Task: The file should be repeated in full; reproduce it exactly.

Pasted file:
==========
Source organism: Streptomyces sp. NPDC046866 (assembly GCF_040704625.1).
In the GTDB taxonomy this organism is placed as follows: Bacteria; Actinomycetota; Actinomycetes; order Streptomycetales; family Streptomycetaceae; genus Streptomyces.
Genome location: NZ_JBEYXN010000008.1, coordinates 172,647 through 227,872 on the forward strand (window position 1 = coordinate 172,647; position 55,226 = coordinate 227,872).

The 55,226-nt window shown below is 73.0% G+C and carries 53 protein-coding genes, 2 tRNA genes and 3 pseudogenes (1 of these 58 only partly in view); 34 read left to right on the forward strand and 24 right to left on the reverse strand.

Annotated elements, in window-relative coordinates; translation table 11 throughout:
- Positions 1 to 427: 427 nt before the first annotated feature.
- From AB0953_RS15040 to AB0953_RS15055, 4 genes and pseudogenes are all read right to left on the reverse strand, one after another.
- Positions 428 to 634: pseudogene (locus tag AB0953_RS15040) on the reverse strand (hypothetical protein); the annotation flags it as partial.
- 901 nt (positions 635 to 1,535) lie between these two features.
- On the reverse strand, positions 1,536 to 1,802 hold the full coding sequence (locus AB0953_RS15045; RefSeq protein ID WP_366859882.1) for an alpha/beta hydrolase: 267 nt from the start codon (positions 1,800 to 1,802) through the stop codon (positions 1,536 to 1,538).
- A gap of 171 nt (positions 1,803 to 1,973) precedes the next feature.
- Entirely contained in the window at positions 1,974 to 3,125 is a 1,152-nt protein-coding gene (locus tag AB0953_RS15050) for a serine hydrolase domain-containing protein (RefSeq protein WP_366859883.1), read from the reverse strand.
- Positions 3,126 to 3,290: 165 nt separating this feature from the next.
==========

Source organism: Streptomyces sp. NPDC046866 (assembly GCF_040704625.1).
In the GTDB taxonomy this organism is placed as follows: Bacteria; Actinomycetota; Actinomycetes; order Streptomycetales; family Streptomycetaceae; genus Streptomyces.
Genome location: NZ_JBEYXN010000008.1, coordinates 172,647 through 227,872 on the forward strand (window position 1 = coordinate 172,647; position 55,226 = coordinate 227,872).

The 55,226-nt window shown below is 73.0% G+C and carries 53 protein-coding genes, 2 tRNA genes and 3 pseudogenes (1 of these 58 only partly in view); 34 read left to right on the forward strand and 24 right to left on the reverse strand.

Annotated elements, in window-relative coordinates; translation table 11 throughout:
- Positions 1 to 427: 427 nt before the first annotated feature.
- From AB0953_RS15040 to AB0953_RS15055, 4 genes and pseudogenes are all read right to left on the reverse strand, one after another.
- Positions 428 to 634: pseudogene (locus tag AB0953_RS15040) on the reverse strand (hypothetical protein); the annotation flags it as partial.
- 901 nt (positions 635 to 1,535) lie between these two features.
- On the reverse strand, positions 1,536 to 1,802 hold the full coding sequence (locus AB0953_RS15045; RefSeq protein ID WP_366859882.1) for an alpha/beta hydrolase: 267 nt from the start codon (positions 1,800 to 1,802) through the stop codon (positions 1,536 to 1,538).
- A gap of 171 nt (positions 1,803 to 1,973) precedes the next feature.
- Entirely contained in the window at positions 1,974 to 3,125 is a 1,152-nt protein-coding gene (locus tag AB0953_RS15050) for a serine hydrolase domain-containing protein (RefSeq protein WP_366859883.1), read from the reverse strand.
- Positions 3,126 to 3,290: 165 nt separating this feature from the next.